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Advice/suggestions please.

(6 Posts)
SchadenfreudePersonified Thu 19-Oct-17 14:47:17

We've ALWAYS had dogs - 40 years married and never less than two dogs, and for about 30 of those 40 years we had six. Now have a problem that we've never experienced and not sure how to cope.

At present we have a springer bitch (spayed, almost 2 years) and a cocker bitch (spayed, 17 months).

I prefer my bitches to have a season before they are neutered - but when the springer had hers she became a monster. She attacked our two cats, and repeatedly attacked her "sister" (who is a very servile, placatory little dog). There was never any actually biting/contact, but she would have the other animals pinned to the floor, terrified and screaming (and more than once peeing with fright), while she stood over them snarling and snapping.

The vet said that some bitches got like that in heat - they instinctively knew that they might need all the available resources if they became pregnant, and so they did what they could to ensure they go them. This seemed a reasonable explanation to us, so we hoped it would settle down after she was spayed (She was 10 months old when she had her heat, spayed six weeks after she had finished.)

After a few continuing aggressive weeks, she seemed to pretty much settle down, though occasionally she would lunge at the other for no apparent reason. Again - no actual harm, just scared her. We have coped with this by separating the two for 10 mins or so, and then letting them back into each other's company - you'd think there'd never been any trouble. They sniff noses and then cuddle up like nothing has happened.

Our cocker has never had a season, but we got her spayed anyway (a fortnight ago) in case she had had a silent heat (didn't want to risk a pregnancy).

However the singer has jumped on her a couple of times for no apparent reason this week - lots of noise but no damage. Now, when we pull her away, our little cocker has tried to bite her paws. She obviously feels that we are taking her side and trying to get a nip in. Again - short separation and they are fine.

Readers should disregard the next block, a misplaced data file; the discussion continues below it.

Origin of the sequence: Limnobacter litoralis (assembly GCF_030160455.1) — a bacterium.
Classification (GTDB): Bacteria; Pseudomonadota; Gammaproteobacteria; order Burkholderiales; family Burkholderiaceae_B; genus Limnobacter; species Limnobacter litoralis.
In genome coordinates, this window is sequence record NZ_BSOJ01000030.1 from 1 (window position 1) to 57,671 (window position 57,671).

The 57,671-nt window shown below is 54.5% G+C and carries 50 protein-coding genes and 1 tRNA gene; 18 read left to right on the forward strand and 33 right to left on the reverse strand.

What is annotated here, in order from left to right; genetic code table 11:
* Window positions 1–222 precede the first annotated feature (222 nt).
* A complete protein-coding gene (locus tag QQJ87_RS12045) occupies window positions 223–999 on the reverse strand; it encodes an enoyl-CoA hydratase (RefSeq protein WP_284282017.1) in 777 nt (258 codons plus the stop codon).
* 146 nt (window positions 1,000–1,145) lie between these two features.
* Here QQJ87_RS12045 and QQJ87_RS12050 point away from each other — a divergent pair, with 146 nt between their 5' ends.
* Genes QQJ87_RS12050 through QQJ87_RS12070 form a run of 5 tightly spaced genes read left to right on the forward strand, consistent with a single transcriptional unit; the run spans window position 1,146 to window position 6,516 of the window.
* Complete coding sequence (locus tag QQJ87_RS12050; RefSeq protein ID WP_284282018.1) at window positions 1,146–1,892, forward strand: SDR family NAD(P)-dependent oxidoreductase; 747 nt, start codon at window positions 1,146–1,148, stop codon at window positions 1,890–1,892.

We have NEVER had anything like this. We had two bitches who hated each other once, but they tended to really try to kill each other, so difficult as it was, we kept them apart and never left them alone together. Because they loathed each other we knew where we were with them - these two are cuddling up to each other 99% of the time, then suddenly - KA-BOOM!

We aren't really sure what to do. There rarely seems to be a trigger that we can identify. It's not even times where they have become excited about something else, and it has spilled over. They will be lying on the floor dozing, then suddenly the springer will leap at the cocker. Or one other will come in from having a wee, and again - the springer will lunge.

We're worried that we are actually making it worse by separating them (as the little 'un is now starting to respond).

Should we:
a) continue as we are and hope that they will settle now that both are spayed

b) not intervene and trust that the springer will just put the other "in her place" but not hurt her (there's quite a size difference)

c) get a male dog - it has been suggested that a male would dominate both bitches and they would settle. We've had mixed sex groups before and they settled well - but the other bitches we had who hated each other had a male dog in the house too - it didn't make any difference. We have got room for a third dog, and we could afford to keep one, so if that would work we would consider it (we are worried that it would just cause a three-way problem and we'd be even worse off!)

For what it's worth, we went to a dog behaviourist who charged £140 to tell us to do what we were already doing. I wasn't impressed with her - she didn't come to our home (to me, you need to see the animals on their home ground) and when we were with they were fine with each other (as they are almost all of the time).